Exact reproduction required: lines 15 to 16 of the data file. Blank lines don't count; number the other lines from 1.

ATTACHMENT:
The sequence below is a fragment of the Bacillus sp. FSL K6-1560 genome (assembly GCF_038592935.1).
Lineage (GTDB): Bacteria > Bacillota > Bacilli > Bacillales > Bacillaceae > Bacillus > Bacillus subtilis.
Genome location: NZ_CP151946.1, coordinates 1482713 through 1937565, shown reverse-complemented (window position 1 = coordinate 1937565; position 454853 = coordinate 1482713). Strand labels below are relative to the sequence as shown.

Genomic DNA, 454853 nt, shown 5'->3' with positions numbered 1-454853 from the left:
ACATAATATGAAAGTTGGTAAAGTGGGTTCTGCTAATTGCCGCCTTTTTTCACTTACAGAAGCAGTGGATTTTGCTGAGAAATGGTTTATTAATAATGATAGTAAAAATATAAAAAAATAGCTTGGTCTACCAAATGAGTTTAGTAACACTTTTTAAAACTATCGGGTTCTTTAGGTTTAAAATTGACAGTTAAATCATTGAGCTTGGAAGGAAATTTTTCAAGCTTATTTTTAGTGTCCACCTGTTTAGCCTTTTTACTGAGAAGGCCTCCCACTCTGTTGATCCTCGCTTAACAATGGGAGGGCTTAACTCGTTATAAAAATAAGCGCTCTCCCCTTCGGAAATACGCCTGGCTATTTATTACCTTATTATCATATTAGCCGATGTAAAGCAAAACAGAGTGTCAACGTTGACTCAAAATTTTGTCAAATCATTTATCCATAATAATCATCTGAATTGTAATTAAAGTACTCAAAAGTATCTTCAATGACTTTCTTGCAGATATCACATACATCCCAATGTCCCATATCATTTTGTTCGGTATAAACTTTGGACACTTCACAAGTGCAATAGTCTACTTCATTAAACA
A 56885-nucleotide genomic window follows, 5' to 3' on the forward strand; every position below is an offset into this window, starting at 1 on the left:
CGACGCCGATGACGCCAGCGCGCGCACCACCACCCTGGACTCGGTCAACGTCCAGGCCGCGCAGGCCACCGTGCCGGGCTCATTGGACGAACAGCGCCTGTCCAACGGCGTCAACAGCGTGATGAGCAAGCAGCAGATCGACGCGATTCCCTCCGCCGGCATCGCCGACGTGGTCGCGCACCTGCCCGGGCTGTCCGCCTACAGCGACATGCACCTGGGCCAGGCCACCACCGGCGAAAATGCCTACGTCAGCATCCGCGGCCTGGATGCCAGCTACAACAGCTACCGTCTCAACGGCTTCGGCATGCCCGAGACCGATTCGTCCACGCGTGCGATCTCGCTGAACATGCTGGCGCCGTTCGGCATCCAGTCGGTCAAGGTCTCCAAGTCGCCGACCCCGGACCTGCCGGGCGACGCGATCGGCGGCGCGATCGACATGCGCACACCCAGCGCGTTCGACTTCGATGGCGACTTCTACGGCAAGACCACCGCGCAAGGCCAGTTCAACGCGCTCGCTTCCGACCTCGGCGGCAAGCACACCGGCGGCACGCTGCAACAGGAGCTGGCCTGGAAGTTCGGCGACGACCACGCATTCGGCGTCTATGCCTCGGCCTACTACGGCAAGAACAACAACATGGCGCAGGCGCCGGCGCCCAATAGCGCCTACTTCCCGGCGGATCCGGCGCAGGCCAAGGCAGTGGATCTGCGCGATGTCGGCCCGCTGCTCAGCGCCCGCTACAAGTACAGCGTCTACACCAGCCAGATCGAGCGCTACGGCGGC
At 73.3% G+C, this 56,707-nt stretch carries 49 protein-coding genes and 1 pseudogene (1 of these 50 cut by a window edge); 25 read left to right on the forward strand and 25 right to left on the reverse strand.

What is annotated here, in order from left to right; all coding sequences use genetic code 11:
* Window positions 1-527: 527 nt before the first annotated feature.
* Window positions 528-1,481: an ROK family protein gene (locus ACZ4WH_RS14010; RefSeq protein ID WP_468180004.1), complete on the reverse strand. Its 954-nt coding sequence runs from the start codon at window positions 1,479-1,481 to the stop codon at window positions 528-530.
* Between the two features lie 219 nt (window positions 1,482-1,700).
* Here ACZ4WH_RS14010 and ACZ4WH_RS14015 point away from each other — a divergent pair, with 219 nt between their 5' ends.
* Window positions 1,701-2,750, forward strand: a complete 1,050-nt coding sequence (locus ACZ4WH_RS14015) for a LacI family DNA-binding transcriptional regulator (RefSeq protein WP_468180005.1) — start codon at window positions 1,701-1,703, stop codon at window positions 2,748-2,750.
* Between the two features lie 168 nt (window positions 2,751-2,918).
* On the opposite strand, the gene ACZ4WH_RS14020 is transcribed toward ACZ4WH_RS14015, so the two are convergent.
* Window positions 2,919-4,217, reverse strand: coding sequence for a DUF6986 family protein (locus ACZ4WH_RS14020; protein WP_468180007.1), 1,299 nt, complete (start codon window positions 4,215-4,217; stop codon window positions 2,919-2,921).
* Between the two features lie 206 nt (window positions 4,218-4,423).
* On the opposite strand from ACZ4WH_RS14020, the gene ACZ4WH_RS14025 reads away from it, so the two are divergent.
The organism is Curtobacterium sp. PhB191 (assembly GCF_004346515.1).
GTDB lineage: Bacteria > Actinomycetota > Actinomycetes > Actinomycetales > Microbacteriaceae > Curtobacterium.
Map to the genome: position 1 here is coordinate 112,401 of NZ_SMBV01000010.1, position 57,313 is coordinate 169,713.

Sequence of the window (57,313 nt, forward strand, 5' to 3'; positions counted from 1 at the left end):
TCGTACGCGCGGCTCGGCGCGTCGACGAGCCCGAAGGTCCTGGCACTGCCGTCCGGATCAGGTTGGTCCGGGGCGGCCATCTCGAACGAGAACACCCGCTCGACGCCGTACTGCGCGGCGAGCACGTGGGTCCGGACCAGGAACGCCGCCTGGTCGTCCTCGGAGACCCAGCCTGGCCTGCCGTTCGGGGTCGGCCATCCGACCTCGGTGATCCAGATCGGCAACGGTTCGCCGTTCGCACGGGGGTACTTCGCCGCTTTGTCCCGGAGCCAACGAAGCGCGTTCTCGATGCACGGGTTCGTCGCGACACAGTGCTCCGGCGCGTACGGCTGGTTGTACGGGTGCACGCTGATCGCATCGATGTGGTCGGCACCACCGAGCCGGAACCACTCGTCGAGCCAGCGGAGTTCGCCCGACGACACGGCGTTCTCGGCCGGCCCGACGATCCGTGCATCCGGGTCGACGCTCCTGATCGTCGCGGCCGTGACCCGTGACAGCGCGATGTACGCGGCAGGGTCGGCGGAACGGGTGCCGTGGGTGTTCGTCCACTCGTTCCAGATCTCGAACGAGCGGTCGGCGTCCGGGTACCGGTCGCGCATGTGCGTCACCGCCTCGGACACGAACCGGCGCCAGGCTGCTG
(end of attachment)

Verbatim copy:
* Between the two features lie 168 nt (window positions 2,751-2,918).
* On the opposite strand, the gene ACZ4WH_RS14020 is transcribed toward ACZ4WH_RS14015, so the two are convergent.